AKA: Portola Packing Company Cannery, Monterey, CA; Monterey Bay Aquarium, Monterey, CA

Structure Type: built works - industrial buildings - factories

Designers: Esherick, Homsey, Dodge, and Davis (EHDD) (firm); Rudolph and Sletten, General Contractors (firm); Charles M. Davis (architect); Peter Hampton Dodge (architect); Joseph Esherick Jr. (architect); George Homsey (architect); Onslow H. Rudolph (building contractor); Kenneth G. Sletten (building contractor)

Dates: constructed 1916

2 stories, total floor area: 136,000 sq. ft.

886 Cannery Row
Cannery Row, Monterey, CA 93940


Operating between 1916 and 1973, the Knut Hovden Cannery produced canned sardines for most of its years in service, employing at its height about 4,000 workers. The Hovden Food Products Company became the largest of several canneries located on Monterey's Ocean View Avenue, made famous in John Stenbeck's 1945 novel, Cannery Row. Toward the end of its years, sardines became overfished in Monterey Bay, and the Hovden Cannery had to turn to canning squid. The company ended production in 1973 and sat derelict for several years. Various plans developed for its reuse, but efforts to build a scientific institution and tourist attraction, the Monterey Bay Aquarium, won out. It opened in 1984 in portions of the old cannery.

Building History

Knut Hovden's Cannery produced canned sardines and, later, squid from 1916 until its closure in 1973, and was the largest operating on what was known (by John Steinbeck and others) as "Cannery Row" in Monterey, CA; production dropped from a high of 250,000 tons in the 1940s until the Monterey Bay fishery was exhausted in the early 1970s. At its height, Hovden's Cannery employed about 4,000 people. In its last years of operation, the Portola Packing Company ran the plant.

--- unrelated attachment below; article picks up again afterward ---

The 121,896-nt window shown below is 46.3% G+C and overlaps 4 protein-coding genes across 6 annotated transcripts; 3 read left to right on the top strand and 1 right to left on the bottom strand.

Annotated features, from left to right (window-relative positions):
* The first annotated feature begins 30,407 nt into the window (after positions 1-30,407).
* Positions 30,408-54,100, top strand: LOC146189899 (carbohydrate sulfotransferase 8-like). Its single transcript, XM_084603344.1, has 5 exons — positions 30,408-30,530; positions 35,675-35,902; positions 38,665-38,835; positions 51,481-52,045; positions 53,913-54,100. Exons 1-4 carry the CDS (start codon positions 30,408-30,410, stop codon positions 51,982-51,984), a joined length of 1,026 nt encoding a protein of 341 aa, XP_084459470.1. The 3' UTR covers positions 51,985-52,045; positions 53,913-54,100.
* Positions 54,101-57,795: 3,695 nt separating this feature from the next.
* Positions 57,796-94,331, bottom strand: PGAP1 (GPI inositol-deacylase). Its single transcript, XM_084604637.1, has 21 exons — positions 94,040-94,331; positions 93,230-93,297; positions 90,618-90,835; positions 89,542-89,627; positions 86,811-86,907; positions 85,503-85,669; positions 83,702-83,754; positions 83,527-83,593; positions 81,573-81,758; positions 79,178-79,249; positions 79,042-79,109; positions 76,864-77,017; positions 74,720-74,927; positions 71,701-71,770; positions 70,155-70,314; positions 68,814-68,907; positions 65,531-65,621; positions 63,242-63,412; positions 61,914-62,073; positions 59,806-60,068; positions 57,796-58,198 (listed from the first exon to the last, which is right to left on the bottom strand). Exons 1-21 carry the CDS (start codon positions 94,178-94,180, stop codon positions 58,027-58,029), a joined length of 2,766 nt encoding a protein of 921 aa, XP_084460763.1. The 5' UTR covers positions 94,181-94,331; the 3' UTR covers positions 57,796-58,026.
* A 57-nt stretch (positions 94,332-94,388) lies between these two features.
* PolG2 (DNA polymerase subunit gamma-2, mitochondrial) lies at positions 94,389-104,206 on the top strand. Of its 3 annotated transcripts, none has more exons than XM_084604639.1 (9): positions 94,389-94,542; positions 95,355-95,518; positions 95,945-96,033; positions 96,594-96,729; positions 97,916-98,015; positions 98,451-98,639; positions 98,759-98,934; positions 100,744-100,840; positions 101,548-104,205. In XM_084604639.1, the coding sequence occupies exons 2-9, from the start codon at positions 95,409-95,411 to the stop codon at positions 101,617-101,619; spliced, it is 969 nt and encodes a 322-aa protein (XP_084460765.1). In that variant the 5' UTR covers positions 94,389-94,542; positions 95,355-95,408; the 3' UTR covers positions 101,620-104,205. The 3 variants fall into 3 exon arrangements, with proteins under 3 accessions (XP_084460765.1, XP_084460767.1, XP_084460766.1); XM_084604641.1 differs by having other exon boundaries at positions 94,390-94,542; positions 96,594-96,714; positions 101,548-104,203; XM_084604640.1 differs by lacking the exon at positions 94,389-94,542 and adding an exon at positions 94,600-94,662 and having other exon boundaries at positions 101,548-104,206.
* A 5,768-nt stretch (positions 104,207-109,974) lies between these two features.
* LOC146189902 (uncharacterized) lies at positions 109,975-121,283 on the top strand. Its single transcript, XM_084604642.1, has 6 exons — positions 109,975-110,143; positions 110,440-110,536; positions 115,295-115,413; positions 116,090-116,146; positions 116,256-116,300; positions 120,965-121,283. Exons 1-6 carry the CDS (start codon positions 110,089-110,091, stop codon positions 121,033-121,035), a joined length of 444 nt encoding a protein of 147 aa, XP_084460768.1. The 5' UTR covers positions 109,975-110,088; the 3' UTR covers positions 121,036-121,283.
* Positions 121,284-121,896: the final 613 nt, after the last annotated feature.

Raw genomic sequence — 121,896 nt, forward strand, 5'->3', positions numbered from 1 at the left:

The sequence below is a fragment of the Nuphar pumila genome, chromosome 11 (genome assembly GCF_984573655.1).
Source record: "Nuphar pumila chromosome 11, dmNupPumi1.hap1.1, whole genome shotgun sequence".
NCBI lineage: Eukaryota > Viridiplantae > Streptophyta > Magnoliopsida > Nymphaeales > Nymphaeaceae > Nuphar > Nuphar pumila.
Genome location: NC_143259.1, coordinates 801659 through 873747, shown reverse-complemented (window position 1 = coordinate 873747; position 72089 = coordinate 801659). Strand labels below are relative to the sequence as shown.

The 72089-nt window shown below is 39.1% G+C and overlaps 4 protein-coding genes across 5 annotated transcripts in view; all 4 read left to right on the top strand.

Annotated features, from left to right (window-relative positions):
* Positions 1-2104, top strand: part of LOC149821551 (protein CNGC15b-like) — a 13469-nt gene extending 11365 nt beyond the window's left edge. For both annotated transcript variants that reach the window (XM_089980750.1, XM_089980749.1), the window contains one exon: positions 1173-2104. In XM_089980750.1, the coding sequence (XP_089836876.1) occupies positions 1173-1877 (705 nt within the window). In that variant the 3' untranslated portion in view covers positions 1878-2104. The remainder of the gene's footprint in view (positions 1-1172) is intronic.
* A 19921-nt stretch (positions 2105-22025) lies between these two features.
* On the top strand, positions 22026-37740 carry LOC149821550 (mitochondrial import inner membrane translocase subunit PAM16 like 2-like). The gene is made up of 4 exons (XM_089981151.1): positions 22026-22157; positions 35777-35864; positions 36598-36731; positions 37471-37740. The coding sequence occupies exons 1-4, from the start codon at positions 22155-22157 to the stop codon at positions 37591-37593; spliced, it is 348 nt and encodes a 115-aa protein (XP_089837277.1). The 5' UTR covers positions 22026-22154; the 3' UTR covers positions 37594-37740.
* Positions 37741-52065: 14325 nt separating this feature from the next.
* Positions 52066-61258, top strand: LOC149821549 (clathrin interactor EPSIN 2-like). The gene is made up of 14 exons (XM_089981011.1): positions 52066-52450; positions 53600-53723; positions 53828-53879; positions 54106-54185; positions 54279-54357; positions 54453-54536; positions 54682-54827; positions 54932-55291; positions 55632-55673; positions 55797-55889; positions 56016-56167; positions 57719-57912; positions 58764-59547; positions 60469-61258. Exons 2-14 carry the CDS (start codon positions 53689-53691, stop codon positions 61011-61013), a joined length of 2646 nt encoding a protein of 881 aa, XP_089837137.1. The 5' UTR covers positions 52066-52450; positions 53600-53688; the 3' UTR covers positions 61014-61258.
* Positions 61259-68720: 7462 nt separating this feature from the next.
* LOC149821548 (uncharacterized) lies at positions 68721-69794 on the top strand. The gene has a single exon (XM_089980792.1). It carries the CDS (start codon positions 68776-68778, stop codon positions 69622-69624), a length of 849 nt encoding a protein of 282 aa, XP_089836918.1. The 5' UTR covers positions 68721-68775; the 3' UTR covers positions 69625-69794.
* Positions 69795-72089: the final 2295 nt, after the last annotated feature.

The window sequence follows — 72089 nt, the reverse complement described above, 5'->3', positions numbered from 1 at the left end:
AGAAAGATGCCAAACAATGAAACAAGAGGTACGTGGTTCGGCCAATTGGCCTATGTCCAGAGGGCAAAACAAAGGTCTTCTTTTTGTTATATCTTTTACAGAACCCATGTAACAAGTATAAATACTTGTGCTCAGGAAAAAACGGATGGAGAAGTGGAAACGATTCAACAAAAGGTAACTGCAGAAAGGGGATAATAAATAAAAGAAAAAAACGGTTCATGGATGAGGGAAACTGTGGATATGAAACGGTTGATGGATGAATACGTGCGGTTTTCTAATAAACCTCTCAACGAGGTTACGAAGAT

Four marine biologists working at Stanford University's Hopkins Marine Station first proposed the idea of renovating the vacant, neighboring Hovden Cannery into an aquarium showcasing the Monterey Bay ecosystem in 1977. Between 1977-1984, Charles Davis of Esherick Homsey Dodge and Davis (EHDD), Architects, supervised the design and reconstruction of the Hovden Cannery into the Monterey Bay Aquarium; Davis worked with the Monterey Bay Aquarium Foundation which received its $55 million funding from the David and Lucile Packard Foundation. The Monterey Bay Aquarium opened on 10/20/1984.

EHDD worked in collaboration with Rudolph and Sletten General Contractors on this first phase of construction.


EHDD supervised construction of the Outer Bay Wing and its one-million-gallon tank between 1993-1996 and a $10 million restoration effort c. 2003. Again, EHDD collaborated with the construction firm Rudolph and Sletten on this addition.

The Rudolph and Sletten website charcterized this 1996 addition: "In 1996, Rudolph and Sletten doubled the exhibit space with the construction of the Outer Bay Wing, devoted to the open ocean and deep sea, featuring a one-million-gallon tank containing tuna, sharks and sea turtles." (See Rudolph and Sletten.com, "Projects: Monterey Bay Aquarium," accessed 09/17/2021.)


Much of the sprawling Hovden Cannery was demolished to make room for the Aquarium. Architects salvaged building materials for re-use in the new aquarium. The existing boilerhouse and warehouse facing David Avenue were re-used, and the pumphouse was repurposed to pump in not sardines but sea water.

PCAD id: 6126